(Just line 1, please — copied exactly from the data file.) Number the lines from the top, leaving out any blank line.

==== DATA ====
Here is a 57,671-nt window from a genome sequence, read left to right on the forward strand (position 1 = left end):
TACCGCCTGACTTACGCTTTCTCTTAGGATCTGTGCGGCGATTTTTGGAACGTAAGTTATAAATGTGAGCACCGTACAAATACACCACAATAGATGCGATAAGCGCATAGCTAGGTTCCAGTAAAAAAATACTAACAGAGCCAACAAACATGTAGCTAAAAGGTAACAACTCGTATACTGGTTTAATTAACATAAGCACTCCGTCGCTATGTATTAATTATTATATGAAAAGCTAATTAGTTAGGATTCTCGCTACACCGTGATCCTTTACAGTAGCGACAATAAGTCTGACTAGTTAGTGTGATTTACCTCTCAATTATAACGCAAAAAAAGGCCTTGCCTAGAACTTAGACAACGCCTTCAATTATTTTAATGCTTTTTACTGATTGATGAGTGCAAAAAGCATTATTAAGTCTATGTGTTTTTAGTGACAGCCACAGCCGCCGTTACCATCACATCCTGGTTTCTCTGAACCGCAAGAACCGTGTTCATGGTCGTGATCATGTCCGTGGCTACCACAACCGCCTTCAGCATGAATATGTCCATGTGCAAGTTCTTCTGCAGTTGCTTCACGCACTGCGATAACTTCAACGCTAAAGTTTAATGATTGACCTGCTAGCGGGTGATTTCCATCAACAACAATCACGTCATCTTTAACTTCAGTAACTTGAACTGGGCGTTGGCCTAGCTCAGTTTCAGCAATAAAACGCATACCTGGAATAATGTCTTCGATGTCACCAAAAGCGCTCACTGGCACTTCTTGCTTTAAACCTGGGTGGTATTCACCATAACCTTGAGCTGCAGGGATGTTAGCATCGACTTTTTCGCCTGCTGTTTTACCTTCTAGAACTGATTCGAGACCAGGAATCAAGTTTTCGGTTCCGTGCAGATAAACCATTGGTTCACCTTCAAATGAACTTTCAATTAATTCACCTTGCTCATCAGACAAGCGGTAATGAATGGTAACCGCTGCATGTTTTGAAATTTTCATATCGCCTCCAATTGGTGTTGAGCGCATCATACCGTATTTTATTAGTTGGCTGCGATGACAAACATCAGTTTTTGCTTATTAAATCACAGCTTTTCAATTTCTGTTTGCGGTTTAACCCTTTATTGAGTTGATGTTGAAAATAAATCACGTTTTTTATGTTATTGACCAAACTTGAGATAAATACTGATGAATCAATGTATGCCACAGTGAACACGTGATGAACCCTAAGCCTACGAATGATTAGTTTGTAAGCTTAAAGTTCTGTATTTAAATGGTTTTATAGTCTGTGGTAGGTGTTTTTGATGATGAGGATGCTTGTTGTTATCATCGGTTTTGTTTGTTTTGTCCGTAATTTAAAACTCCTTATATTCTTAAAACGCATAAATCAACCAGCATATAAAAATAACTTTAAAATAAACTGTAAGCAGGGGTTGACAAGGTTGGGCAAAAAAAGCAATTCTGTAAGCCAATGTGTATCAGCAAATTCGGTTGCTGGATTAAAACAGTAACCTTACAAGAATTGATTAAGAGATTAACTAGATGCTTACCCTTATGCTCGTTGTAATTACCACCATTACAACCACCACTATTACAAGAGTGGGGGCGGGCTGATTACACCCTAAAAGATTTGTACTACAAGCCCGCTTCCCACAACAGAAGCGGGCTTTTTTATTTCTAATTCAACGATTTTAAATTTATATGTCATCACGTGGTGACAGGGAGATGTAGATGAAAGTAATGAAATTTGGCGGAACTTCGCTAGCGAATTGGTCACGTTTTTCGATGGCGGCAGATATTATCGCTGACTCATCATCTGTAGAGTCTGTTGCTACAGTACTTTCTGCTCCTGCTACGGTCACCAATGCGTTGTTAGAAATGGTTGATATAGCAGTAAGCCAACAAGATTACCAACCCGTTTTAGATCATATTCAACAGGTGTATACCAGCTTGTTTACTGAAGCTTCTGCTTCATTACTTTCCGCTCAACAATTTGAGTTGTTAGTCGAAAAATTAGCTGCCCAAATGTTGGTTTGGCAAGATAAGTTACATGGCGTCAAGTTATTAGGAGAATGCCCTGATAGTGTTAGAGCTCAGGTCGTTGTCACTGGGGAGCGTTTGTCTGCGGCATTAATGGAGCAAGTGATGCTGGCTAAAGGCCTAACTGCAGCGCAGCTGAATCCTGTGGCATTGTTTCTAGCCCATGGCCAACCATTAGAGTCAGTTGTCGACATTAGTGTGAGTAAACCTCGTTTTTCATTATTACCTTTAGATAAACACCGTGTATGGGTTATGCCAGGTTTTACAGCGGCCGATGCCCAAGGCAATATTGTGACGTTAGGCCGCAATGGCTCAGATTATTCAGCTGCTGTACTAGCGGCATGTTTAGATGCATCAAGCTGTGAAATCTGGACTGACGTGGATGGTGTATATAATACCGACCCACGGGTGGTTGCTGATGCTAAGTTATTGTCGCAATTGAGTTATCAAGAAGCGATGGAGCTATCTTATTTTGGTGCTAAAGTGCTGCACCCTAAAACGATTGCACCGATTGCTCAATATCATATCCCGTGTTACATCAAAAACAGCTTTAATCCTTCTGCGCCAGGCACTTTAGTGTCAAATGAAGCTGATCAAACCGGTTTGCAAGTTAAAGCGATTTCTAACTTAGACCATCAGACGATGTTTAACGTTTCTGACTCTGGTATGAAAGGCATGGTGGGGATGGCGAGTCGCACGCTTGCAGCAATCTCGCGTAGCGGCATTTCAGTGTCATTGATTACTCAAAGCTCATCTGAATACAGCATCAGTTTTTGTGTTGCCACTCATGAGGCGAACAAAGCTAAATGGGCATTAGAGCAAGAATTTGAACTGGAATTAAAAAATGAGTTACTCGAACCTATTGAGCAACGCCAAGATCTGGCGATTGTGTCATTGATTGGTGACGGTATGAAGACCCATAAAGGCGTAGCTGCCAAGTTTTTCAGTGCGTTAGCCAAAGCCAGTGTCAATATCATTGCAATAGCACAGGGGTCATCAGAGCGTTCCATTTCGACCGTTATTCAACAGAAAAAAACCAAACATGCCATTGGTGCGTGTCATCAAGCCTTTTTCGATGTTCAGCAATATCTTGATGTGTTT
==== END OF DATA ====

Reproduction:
Here is a 57,671-nt window from a genome sequence, read left to right on the forward strand (position 1 = left end):